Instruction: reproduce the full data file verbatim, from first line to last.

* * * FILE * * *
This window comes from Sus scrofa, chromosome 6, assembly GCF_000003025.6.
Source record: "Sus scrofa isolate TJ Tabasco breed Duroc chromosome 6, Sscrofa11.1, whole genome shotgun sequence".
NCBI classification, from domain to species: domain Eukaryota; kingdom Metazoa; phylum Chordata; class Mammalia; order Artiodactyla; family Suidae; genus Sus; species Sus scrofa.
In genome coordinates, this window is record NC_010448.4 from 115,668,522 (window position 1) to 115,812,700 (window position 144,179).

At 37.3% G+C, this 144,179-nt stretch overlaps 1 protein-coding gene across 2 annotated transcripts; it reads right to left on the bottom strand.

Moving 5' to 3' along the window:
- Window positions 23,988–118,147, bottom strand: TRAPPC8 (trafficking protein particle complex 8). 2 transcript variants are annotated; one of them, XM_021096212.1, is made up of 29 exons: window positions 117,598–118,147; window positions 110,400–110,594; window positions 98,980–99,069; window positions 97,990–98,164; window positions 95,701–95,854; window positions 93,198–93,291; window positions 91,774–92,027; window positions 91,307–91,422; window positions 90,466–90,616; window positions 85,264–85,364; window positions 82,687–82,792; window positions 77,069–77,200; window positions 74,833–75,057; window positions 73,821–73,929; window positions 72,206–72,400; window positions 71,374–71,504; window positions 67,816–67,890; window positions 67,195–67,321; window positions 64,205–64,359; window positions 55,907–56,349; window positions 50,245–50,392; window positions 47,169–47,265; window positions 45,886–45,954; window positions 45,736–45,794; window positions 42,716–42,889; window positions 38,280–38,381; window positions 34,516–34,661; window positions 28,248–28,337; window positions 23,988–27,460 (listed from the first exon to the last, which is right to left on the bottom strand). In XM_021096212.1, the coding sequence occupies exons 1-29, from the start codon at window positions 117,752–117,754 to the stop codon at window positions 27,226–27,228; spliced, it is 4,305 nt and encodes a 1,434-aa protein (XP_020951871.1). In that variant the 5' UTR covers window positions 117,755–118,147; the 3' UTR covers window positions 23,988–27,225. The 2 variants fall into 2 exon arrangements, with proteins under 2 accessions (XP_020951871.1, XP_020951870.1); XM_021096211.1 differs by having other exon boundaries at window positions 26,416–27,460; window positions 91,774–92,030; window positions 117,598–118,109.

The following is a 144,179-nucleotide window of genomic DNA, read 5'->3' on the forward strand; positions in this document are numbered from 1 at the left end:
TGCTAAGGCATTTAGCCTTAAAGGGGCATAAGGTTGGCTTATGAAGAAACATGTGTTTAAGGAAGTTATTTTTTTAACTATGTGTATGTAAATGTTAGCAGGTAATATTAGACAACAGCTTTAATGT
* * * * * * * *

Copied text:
This window comes from Sus scrofa, chromosome 6, assembly GCF_000003025.6.
Source record: "Sus scrofa isolate TJ Tabasco breed Duroc chromosome 6, Sscrofa11.1, whole genome shotgun sequence".
NCBI classification, from domain to species: domain Eukaryota; kingdom Metazoa; phylum Chordata; class Mammalia; order Artiodactyla; family Suidae; genus Sus; species Sus scrofa.
In genome coordinates, this window is record NC_010448.4 from 115,668,522 (window position 1) to 115,812,700 (window position 144,179).

At 37.3% G+C, this 144,179-nt stretch overlaps 1 protein-coding gene across 2 annotated transcripts; it reads right to left on the bottom strand.

Moving 5' to 3' along the window:
- Window positions 23,988–118,147, bottom strand: TRAPPC8 (trafficking protein particle complex 8). 2 transcript variants are annotated; one of them, XM_021096212.1, is made up of 29 exons: window positions 117,598–118,147; window positions 110,400–110,594; window positions 98,980–99,069; window positions 97,990–98,164; window positions 95,701–95,854; window positions 93,198–93,291; window positions 91,774–92,027; window positions 91,307–91,422; window positions 90,466–90,616; window positions 85,264–85,364; window positions 82,687–82,792; window positions 77,069–77,200; window positions 74,833–75,057; window positions 73,821–73,929; window positions 72,206–72,400; window positions 71,374–71,504; window positions 67,816–67,890; window positions 67,195–67,321; window positions 64,205–64,359; window positions 55,907–56,349; window positions 50,245–50,392; window positions 47,169–47,265; window positions 45,886–45,954; window positions 45,736–45,794; window positions 42,716–42,889; window positions 38,280–38,381; window positions 34,516–34,661; window positions 28,248–28,337; window positions 23,988–27,460 (listed from the first exon to the last, which is right to left on the bottom strand). In XM_021096212.1, the coding sequence occupies exons 1-29, from the start codon at window positions 117,752–117,754 to the stop codon at window positions 27,226–27,228; spliced, it is 4,305 nt and encodes a 1,434-aa protein (XP_020951871.1). In that variant the 5' UTR covers window positions 117,755–118,147; the 3' UTR covers window positions 23,988–27,225. The 2 variants fall into 2 exon arrangements, with proteins under 2 accessions (XP_020951871.1, XP_020951870.1); XM_021096211.1 differs by having other exon boundaries at window positions 26,416–27,460; window positions 91,774–92,030; window positions 117,598–118,109.

The following is a 144,179-nucleotide window of genomic DNA, read 5'->3' on the forward strand; positions in this document are numbered from 1 at the left end:
TGCTAAGGCATTTAGCCTTAAAGGGGCATAAGGTTGGCTTATGAAGAAACATGTGTTTAAGGAAGTTATTTTTTTAACTATGTGTATGTAAATGTTAGCAGGTAATATTAGACAACAGCTTTAATGT